Once again I'm sitting in the California Airways Comfy Chair at Hayward (KWHD), answering John's questions and feeling a little... well, uncomfortable. How could I forget that detail? What does this question really mean? And so it goes — but this time it's for the club's DA-40 signoff, and this time it's actually pretty straightforward. I filled in the DA-40 fam sheet while down in LA over the last few days (I have a client in the Mid-Wilshire area, and I spend an inordinate amount of time at both Burbank and Oakland airports as a result; unfortunately, all the flying between those two airports is done on Southwest, not in the DA-40), and I didn't find it difficult — just incredibly tedious. Oh well — at least it's not a bundle of trick questions or anything, and if I can't work out how to answer all of those questions quickly or even by memory (in an emergency), I really shouldn't be flying this plane. After a fairly short session, John signs me off for the DA-40 without too much ribbing about my spelling mistakes and typos.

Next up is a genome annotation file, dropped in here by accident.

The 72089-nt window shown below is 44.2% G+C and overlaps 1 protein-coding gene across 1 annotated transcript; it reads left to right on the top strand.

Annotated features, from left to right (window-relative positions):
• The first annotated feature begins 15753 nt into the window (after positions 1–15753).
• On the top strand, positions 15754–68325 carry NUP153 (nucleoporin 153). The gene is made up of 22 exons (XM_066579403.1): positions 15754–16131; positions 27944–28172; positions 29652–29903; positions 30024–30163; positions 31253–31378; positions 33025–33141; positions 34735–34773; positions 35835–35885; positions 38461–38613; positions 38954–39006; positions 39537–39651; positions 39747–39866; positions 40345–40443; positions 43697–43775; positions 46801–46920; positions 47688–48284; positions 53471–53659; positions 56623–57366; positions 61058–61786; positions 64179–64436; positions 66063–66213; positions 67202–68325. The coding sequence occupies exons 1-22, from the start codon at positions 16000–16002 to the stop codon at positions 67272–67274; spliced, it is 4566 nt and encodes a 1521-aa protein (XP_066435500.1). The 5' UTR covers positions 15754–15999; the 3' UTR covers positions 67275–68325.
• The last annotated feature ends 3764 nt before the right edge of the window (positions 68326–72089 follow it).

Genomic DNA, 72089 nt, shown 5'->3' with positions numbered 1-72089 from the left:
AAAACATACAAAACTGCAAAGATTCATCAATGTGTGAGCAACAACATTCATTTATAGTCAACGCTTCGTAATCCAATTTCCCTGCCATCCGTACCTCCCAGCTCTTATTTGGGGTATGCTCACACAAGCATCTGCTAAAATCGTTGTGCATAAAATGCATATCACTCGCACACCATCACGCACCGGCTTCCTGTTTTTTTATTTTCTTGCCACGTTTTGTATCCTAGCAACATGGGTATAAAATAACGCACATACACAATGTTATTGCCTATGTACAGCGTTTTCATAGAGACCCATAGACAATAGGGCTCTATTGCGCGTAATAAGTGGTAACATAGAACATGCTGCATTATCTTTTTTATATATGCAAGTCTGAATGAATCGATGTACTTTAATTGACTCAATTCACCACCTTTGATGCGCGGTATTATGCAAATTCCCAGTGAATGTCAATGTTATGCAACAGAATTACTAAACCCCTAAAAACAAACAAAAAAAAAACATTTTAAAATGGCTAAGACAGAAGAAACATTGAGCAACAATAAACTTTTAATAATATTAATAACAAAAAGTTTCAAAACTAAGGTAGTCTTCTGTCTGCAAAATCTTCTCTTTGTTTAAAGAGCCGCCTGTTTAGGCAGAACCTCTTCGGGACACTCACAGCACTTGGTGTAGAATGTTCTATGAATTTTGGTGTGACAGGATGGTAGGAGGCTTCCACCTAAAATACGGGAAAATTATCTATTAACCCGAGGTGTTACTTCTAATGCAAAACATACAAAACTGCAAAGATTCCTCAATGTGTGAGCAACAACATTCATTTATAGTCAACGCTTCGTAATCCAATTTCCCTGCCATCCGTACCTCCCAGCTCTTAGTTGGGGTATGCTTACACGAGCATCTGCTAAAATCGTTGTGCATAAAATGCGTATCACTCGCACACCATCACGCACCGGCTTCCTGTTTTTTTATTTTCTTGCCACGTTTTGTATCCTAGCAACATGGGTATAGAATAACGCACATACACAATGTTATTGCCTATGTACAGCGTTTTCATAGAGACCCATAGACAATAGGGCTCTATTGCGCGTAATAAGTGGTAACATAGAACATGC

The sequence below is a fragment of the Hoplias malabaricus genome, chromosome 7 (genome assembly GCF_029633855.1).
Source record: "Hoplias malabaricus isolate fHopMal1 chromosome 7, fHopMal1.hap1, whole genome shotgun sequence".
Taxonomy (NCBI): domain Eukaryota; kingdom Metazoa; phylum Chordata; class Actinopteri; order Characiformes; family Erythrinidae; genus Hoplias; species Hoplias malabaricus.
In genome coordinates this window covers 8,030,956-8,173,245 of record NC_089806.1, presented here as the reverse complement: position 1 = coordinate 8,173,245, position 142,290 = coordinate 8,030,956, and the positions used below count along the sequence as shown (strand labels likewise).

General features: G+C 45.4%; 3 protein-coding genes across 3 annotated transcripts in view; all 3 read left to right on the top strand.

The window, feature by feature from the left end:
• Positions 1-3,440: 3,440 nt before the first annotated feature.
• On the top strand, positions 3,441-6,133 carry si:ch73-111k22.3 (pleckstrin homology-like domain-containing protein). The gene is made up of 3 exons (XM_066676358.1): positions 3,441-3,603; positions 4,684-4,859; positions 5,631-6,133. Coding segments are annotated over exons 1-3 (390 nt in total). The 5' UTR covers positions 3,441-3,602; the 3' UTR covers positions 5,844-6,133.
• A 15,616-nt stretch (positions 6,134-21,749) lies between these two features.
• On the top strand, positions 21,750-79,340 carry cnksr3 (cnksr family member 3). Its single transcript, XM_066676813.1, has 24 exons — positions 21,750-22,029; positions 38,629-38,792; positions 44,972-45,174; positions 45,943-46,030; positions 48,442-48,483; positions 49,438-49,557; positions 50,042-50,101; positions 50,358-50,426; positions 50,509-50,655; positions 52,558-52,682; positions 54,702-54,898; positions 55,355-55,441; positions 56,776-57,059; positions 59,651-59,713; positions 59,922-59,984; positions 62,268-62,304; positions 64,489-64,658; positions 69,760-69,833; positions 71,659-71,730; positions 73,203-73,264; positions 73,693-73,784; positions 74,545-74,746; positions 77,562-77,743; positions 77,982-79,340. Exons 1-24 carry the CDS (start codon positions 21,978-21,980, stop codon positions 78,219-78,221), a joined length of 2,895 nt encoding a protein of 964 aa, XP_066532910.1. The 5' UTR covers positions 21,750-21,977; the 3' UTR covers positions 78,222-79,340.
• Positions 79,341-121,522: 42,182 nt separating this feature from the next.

Theoretically, now that I'm signed off I could just wander out on to the ramp and fly away in the DA-40 on my own, but I have other things in mind. In particular, I want to drag John along to help me tighten up power setting / throttle management on approach, landing, and takeoff (it was pretty rough and abrupt last time), and I want to try a practice approach somewhere to remind me what IFR flying is like, and to set the stage for further work in reclaiming IFR proficiency sometime in the new year (maybe). So we drive off to the Green Ramp, and twenty minutes later we're sitting off runway 28L, waiting for take off. The plan is to do the left 270 departure off towards SALAD intersection, while contacting NorCal Approach near the Hills for the practice RWY 28L LOC/DME approach back in to Hayward. I tell John I'll do the approach without wearing The Cone Of Stupidity (a.k.a. "The Hood"), mainly because I think I'll screw up enough of the approach after 16 months off without also worrying about keeping the plane right-side-up. Plus this is a Procedure Thing (a.k.a. "taming the beast", where "the beast" is my old friend the G1000, a system I really like a lot, but that does have its idiosyncrasies) — or at least that's what I tell myself.